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Salinas Looked at as a Model for Efforts in Reducing Youth Violence

Krista Almanzan

Salinas has had no shortage of violence lately with two deadly shootings just last week.  But this week the city is being looked at as a model for its efforts in reducing youth violence.   

A delegation visiting from Washington D.C. spent Tuesday and Wednesday going to meetings, presentations and tours like one in the refurbished National Guard armory across the street from the Salina’s Police Department.

“We are breathing new life into this old building,” says Salinas Police Officer Angel Gonzalez.   He leads the tour of the future home of the Police Activities League, a long running program designed to give kids something to do that keeps them off the streets.

The tour is for a federal delegation from the Department of Justice, and other agencies.  They’re here as part of the National Forum on Youth Violence Prevention.  Salinas is one of ten cities involved nationwide.  The idea is to create collaboration between communities heavily affected by youth and gang violence.

“It’s reciprocal because we’re learning as much as we’re looking at what’s going on here.  That’s the beauty of this national model.  And so we are shaping this together nationally to see what works,” says Jack Calhoun, a Senior Consultant to Department of Justice who will visit all the cities. 

Calhoun says he’s seen a lot of things that work in Salinas, especially the Community Alliance for Safety and Peace or CASP. 

The group has become the backbone of community efforts.  It’s made up of more than 100 members from local government, businesses, education, faith  and non-profit groups. All have a stake in and play a role in reducing youth violence.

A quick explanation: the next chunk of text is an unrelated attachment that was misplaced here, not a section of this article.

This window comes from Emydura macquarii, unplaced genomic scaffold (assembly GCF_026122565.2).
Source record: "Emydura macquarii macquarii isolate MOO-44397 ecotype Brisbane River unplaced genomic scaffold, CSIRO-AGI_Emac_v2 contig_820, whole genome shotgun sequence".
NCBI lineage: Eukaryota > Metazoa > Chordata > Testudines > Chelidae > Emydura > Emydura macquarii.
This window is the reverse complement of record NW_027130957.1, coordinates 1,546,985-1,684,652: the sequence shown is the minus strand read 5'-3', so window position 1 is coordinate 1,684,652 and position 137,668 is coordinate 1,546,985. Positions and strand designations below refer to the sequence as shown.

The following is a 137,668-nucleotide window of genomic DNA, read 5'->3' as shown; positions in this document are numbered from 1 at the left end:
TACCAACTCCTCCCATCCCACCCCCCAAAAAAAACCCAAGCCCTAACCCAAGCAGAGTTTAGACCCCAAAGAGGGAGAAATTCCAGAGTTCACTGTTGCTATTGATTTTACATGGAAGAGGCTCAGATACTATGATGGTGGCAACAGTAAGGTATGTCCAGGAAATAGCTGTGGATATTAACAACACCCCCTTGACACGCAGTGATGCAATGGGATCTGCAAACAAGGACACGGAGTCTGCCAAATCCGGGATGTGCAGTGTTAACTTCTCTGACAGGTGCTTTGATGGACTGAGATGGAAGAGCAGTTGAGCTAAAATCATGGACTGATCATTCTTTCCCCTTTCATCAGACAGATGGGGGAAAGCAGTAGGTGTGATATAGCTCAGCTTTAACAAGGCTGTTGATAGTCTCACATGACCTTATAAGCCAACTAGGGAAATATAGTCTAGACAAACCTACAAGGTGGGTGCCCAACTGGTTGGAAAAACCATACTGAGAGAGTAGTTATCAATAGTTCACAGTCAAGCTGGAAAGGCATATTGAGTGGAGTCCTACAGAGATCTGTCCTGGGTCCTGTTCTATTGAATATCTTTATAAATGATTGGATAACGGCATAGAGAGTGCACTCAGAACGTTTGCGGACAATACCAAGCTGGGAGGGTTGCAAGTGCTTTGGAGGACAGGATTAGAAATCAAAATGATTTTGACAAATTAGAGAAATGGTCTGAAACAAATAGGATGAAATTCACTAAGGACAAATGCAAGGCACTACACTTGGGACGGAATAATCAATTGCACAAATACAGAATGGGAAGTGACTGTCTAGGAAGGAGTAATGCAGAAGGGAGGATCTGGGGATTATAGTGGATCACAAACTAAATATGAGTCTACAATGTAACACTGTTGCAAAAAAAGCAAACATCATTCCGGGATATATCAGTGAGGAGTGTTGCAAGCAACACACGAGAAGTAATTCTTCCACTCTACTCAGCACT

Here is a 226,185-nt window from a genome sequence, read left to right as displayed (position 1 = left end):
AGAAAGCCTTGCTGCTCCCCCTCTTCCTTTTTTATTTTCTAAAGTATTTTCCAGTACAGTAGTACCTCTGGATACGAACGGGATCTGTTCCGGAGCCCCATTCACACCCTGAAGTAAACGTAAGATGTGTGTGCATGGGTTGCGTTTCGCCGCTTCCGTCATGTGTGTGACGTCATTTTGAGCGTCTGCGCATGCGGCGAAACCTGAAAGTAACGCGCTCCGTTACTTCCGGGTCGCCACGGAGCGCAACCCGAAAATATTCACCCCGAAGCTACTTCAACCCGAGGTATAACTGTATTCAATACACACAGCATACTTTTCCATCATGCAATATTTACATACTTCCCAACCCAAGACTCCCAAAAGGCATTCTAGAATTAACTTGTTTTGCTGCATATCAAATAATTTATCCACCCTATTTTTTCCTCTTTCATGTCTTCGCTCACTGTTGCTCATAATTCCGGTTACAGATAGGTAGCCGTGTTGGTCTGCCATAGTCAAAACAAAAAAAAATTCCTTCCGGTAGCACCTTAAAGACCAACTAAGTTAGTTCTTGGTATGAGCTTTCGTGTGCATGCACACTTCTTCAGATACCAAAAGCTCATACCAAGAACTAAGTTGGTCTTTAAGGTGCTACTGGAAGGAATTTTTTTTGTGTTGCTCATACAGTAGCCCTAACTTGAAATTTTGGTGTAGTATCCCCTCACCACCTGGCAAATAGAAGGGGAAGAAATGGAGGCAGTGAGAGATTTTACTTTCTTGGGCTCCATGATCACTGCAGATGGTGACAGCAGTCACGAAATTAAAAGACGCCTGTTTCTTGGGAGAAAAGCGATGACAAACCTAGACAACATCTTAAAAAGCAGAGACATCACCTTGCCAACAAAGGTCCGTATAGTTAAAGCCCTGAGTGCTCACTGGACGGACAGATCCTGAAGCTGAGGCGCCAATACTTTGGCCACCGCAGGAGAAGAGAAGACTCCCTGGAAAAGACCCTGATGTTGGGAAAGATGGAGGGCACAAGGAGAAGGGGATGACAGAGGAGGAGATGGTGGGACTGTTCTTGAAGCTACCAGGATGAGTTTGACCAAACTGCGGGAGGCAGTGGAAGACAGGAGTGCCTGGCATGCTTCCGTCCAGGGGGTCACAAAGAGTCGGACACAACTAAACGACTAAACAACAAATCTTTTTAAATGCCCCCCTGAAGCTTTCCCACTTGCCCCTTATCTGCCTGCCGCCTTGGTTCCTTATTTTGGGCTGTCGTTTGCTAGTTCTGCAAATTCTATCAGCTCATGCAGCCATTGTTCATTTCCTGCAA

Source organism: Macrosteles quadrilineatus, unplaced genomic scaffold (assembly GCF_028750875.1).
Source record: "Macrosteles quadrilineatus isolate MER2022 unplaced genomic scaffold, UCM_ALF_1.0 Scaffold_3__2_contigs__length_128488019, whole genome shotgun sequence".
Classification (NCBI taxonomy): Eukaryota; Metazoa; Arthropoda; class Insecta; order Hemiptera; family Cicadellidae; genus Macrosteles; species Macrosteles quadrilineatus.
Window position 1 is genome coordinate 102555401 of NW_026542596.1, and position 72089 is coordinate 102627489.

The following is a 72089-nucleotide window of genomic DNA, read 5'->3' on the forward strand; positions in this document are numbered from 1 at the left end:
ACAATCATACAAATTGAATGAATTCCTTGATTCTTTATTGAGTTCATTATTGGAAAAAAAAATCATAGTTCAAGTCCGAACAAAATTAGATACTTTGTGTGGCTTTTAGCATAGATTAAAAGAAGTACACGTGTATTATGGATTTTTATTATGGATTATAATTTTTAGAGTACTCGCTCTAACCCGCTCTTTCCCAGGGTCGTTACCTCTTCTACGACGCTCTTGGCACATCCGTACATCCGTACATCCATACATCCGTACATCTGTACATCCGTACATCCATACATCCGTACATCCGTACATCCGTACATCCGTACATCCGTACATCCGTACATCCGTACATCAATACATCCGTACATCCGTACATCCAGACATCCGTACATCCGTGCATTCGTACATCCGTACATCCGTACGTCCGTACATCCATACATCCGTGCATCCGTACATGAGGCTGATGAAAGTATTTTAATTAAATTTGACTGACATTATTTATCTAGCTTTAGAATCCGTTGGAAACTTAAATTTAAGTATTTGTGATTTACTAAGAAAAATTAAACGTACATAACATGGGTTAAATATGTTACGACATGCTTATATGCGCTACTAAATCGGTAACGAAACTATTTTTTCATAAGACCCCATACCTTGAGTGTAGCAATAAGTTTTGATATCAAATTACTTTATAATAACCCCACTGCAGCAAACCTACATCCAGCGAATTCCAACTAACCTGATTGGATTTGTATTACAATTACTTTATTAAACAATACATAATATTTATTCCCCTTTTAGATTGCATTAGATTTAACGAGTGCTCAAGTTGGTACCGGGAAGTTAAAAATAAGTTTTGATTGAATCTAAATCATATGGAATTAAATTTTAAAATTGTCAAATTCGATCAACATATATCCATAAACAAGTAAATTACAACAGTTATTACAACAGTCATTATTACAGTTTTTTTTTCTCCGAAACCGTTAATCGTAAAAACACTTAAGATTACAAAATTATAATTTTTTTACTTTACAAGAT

CASP worked with the City to develop the community strategy for violence reduction and the group continues to meet twice a month.

So that group becomes a governance body.  How we doing?  You the schools said you would provide X.  How we doing? You the faith community said you’d promise mentors for school phobic third graders, how we doing,” says Calhoun. 

“Our ultimate vision is a city at peace through the mission of reducing youth violence. And in particular with youth violence, the majority that happens is with gang violence.  If you look at violence overall, if you took out gang violence component, our numbers drop,” says Jose Arreola, CASP’s Program Director and Community Safety Director with the City of Salinas.

Arreola cites numbers from the Monterey County Health Department that show a steady drop in youth victims of violent crimes in the last five years.  The city started participating in the forum in 2010.

“That takes a larger evaluation to prove correlation, but I don’t think it’s any coincidence.  I think there’s a lot going on.  We’ve kind of created a model where we say this is how we do business in our city and our county, we work together,” says Arreola.

Just one example lies in the Police Activities League which requires community volunteers and business and nonprofit support to work.

As Officer Gonzalez continues his tour of the armory, he stops in a room that will be the  homework center and recounts a story about a run in he had at a game in PAL’s baseball summer league, Junior Giants.

“There’s a guy that years ago that I was in a fight with, trying to take him into custody.  Local gang member.  Hadn’t seen him in a few years, apparently he had gone to prison.  He was out at the park one day.  Saw him kind of walking towards me and thought to myself, oh no,” says Gonzalez.

But instead of a confrontation, he says the man shook his hand, pointed to his son at first base and thanked him for the program.

“We’re breaking that cycle, not only with the kids, but some of these parents,” says Gonzalez.

Later this year, a delegation from Salinas will head to D.C. to meet with other cities in the forum.  

Krista joined KAZU in 2007. She is an award winning journalist with more than a decade of broadcast experience. Her stories have won regional Edward R. Murrow Awards and honors from the Northern California Radio and Television News Directors Association. Prior to working at KAZU, Krista reported in Sacramento for Capital Public Radio and at television stations in Iowa. Like KAZU listeners, Krista appreciates the in-depth, long form stories that are unique to public radio. She's pleased to continue that tradition in the Monterey Bay Area.